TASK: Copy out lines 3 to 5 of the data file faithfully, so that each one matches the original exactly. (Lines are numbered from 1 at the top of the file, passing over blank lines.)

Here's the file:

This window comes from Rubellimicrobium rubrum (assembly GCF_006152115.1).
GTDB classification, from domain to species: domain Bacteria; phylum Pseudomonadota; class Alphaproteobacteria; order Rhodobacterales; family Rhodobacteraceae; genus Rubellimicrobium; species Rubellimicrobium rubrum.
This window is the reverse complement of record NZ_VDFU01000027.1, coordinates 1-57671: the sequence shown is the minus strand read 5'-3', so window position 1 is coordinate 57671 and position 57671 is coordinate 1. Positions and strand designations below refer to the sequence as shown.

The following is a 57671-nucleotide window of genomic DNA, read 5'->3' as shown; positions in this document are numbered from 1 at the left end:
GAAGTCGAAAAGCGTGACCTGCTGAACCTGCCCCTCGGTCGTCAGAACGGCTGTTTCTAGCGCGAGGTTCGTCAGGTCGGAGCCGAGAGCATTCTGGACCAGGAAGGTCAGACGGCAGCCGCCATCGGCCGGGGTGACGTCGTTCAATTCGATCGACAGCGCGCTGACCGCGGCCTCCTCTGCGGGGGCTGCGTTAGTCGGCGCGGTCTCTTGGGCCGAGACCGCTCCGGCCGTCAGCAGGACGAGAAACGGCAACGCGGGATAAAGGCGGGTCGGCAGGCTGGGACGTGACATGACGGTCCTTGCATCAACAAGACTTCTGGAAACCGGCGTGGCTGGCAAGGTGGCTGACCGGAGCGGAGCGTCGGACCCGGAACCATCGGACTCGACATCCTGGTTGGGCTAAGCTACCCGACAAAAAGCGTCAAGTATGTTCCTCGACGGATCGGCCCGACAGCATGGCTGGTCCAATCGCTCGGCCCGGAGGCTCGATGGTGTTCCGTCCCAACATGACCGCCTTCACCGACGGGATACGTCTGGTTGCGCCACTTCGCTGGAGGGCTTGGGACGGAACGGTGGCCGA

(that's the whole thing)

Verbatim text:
This window is the reverse complement of record NZ_VDFU01000027.1, coordinates 1-57671: the sequence shown is the minus strand read 5'-3', so window position 1 is coordinate 57671 and position 57671 is coordinate 1. Positions and strand designations below refer to the sequence as shown.

The following is a 57671-nucleotide window of genomic DNA, read 5'->3' as shown; positions in this document are numbered from 1 at the left end:
GAAGTCGAAAAGCGTGACCTGCTGAACCTGCCCCTCGGTCGTCAGAACGGCTGTTTCTAGCGCGAGGTTCGTCAGGTCGGAGCCGAGAGCATTCTGGACCAGGAAGGTCAGACGGCAGCCGCCATCGGCCGGGGTGACGTCGTTCAATTCGATCGACAGCGCGCTGACCGCGGCCTCCTCTGCGGGGGCTGCGTTAGTCGGCGCGGTCTCTTGGGCCGAGACCGCTCCGGCCGTCAGCAGGACGAGAAACGGCAACGCGGGATAAAGGCGGGTCGGCAGGCTGGGACGTGACATGACGGTCCTTGCATCAACAAGACTTCTGGAAACCGGCGTGGCTGGCAAGGTGGCTGACCGGAGCGGAGCGTCGGACCCGGAACCATCGGACTCGACATCCTGGTTGGGCTAAGCTACCCGACAAAAAGCGTCAAGTATGTTCCTCGACGGATCGGCCCGACAGCATGGCTGGTCCAATCGCTCGGCCCGGAGGCTCGATGGTGTTCCGTCCCAACATGACCGCCTTCACCGACGGGATACGTCTGGTTGCGCCACTTCGCTGGAGGGCTTGGGACGGAACGGTGGCCGA